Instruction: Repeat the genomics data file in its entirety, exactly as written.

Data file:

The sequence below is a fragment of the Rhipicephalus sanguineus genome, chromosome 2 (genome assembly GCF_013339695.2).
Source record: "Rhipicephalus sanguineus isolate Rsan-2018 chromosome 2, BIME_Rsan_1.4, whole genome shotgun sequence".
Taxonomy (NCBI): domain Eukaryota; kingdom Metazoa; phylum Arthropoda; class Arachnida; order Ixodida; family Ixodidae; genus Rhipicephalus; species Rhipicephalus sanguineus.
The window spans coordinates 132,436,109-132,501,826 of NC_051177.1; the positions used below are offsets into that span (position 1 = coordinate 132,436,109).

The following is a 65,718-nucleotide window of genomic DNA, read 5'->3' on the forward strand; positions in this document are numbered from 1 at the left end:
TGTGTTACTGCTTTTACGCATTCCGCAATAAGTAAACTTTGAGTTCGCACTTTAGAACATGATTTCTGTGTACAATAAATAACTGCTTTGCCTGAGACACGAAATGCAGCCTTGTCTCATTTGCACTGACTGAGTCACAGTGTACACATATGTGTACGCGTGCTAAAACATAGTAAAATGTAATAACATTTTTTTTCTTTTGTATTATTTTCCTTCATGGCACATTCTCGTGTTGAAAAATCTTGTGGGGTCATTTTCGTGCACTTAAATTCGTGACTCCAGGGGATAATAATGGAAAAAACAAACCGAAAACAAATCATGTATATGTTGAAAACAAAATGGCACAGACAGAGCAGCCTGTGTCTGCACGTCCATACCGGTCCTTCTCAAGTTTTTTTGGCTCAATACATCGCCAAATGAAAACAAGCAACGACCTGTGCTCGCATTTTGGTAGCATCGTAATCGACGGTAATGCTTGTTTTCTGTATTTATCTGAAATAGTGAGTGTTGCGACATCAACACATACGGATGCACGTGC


The sequence below is a fragment of the Rhipicephalus sanguineus genome, chromosome 2 (genome assembly GCF_013339695.2).
Source record: "Rhipicephalus sanguineus isolate Rsan-2018 chromosome 2, BIME_Rsan_1.4, whole genome shotgun sequence".
Taxonomy (NCBI): domain Eukaryota; kingdom Metazoa; phylum Arthropoda; class Arachnida; order Ixodida; family Ixodidae; genus Rhipicephalus; species Rhipicephalus sanguineus.
The window spans coordinates 132,436,109-132,501,826 of NC_051177.1; the positions used below are offsets into that span (position 1 = coordinate 132,436,109).

The following is a 65,718-nucleotide window of genomic DNA, read 5'->3' on the forward strand; positions in this document are numbered from 1 at the left end:
TGTGTTACTGCTTTTACGCATTCCGCAATAAGTAAACTTTGAGTTCGCACTTTAGAACATGATTTCTGTGTACAATAAATAACTGCTTTGCCTGAGACACGAAATGCAGCCTTGTCTCATTTGCACTGACTGAGTCACAGTGTACACATATGTGTACGCGTGCTAAAACATAGTAAAATGTAATAACATTTTTTTTCTTTTGTATTATTTTCCTTCATGGCACATTCTCGTGTTGAAAAATCTTGTGGGGTCATTTTCGTGCACTTAAATTCGTGACTCCAGGGGATAATAATGGAAAAAACAAACCGAAAACAAATCATGTATATGTTGAAAACAAAATGGCACAGACAGAGCAGCCTGTGTCTGCACGTCCATACCGGTCCTTCTCAAGTTTTTTTGGCTCAATACATCGCCAAATGAAAACAAGCAACGACCTGTGCTCGCATTTTGGTAGCATCGTAATCGACGGTAATGCTTGTTTTCTGTATTTATCTGAAATAGTGAGTGTTGCGACATCAACACATACGGATGCACGTGC